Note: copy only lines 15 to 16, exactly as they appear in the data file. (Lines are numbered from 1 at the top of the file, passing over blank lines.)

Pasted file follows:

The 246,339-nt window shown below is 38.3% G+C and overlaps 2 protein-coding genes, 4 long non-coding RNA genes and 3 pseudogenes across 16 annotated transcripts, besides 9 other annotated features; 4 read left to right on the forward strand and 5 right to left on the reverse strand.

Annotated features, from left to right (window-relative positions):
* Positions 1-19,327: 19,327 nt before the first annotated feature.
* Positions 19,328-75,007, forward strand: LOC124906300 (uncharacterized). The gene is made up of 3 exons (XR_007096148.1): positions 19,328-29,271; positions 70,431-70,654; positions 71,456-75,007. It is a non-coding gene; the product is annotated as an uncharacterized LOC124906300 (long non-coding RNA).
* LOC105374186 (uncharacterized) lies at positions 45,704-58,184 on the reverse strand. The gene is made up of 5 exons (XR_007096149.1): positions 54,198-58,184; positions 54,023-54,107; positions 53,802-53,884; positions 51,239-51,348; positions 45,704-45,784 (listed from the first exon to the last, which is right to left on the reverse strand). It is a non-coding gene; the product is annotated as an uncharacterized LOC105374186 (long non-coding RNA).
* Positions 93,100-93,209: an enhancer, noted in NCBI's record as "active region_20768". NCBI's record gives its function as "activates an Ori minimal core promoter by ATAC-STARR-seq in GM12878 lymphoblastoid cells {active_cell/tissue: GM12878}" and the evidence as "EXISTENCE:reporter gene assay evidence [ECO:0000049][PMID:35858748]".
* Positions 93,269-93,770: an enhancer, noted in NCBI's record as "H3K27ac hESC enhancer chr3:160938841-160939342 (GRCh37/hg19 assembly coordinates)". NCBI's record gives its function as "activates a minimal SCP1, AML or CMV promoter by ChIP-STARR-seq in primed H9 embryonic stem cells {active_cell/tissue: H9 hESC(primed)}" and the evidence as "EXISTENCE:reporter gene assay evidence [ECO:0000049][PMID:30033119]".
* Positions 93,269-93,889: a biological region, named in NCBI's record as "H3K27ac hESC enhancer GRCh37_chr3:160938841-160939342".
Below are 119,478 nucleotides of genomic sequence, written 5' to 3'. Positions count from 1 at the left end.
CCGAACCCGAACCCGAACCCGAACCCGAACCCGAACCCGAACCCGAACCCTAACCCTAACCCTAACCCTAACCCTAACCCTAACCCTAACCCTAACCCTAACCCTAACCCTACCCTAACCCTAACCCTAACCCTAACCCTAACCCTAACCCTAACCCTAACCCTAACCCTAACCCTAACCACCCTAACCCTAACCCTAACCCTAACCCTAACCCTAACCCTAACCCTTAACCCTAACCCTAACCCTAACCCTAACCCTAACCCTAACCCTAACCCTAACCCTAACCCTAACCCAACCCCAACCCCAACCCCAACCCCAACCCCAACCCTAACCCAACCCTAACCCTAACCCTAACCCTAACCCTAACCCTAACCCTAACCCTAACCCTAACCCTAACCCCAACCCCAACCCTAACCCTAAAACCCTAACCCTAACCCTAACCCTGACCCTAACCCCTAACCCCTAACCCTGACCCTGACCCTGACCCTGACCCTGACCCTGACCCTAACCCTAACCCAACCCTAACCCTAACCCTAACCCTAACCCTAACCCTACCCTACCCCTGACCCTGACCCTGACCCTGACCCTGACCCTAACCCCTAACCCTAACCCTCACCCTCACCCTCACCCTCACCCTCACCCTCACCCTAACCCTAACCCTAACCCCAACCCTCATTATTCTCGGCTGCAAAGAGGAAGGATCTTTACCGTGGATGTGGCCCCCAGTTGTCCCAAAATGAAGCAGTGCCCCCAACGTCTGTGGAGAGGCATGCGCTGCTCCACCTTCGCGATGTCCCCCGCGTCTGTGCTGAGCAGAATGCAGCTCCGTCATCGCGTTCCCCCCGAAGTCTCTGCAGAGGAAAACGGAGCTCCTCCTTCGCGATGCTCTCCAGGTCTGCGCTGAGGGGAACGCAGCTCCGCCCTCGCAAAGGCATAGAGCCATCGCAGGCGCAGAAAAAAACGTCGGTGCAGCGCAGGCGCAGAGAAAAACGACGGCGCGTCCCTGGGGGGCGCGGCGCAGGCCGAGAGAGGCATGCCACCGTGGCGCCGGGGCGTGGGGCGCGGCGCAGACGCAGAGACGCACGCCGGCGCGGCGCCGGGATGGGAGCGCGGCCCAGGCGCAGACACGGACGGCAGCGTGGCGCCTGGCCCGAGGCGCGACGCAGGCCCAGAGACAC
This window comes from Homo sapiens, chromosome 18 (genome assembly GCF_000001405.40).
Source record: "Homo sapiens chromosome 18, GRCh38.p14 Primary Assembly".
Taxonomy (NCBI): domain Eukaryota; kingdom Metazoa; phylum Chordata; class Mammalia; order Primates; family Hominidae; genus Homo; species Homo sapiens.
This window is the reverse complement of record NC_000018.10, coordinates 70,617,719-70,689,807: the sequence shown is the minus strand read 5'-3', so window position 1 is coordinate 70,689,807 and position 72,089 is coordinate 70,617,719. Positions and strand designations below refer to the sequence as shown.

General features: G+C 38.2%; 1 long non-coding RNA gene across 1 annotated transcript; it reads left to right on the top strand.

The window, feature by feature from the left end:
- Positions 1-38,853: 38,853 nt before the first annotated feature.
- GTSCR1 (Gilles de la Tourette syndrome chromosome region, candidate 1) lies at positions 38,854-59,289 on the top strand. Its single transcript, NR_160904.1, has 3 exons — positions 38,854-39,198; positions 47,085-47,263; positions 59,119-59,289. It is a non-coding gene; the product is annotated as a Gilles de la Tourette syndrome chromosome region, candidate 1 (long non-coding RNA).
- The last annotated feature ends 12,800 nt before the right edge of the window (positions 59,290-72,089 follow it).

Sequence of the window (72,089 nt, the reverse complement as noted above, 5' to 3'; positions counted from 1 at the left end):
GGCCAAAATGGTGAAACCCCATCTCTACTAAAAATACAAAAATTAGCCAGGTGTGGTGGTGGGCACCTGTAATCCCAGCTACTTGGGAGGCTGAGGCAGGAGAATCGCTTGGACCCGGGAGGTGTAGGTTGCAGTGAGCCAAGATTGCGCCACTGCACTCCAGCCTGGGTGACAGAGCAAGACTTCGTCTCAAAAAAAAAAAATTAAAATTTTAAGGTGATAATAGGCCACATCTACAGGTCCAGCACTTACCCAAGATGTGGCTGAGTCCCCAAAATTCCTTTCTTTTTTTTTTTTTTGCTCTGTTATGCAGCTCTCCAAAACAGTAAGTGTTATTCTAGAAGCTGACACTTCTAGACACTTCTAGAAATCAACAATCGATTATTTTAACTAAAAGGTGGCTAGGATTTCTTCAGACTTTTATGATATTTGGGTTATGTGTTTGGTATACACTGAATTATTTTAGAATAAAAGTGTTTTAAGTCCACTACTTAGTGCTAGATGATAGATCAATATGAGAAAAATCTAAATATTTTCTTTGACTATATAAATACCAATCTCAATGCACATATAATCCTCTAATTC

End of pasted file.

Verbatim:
General features: G+C 38.2%; 1 long non-coding RNA gene across 1 annotated transcript; it reads left to right on the top strand.

The window, feature by feature from the left end: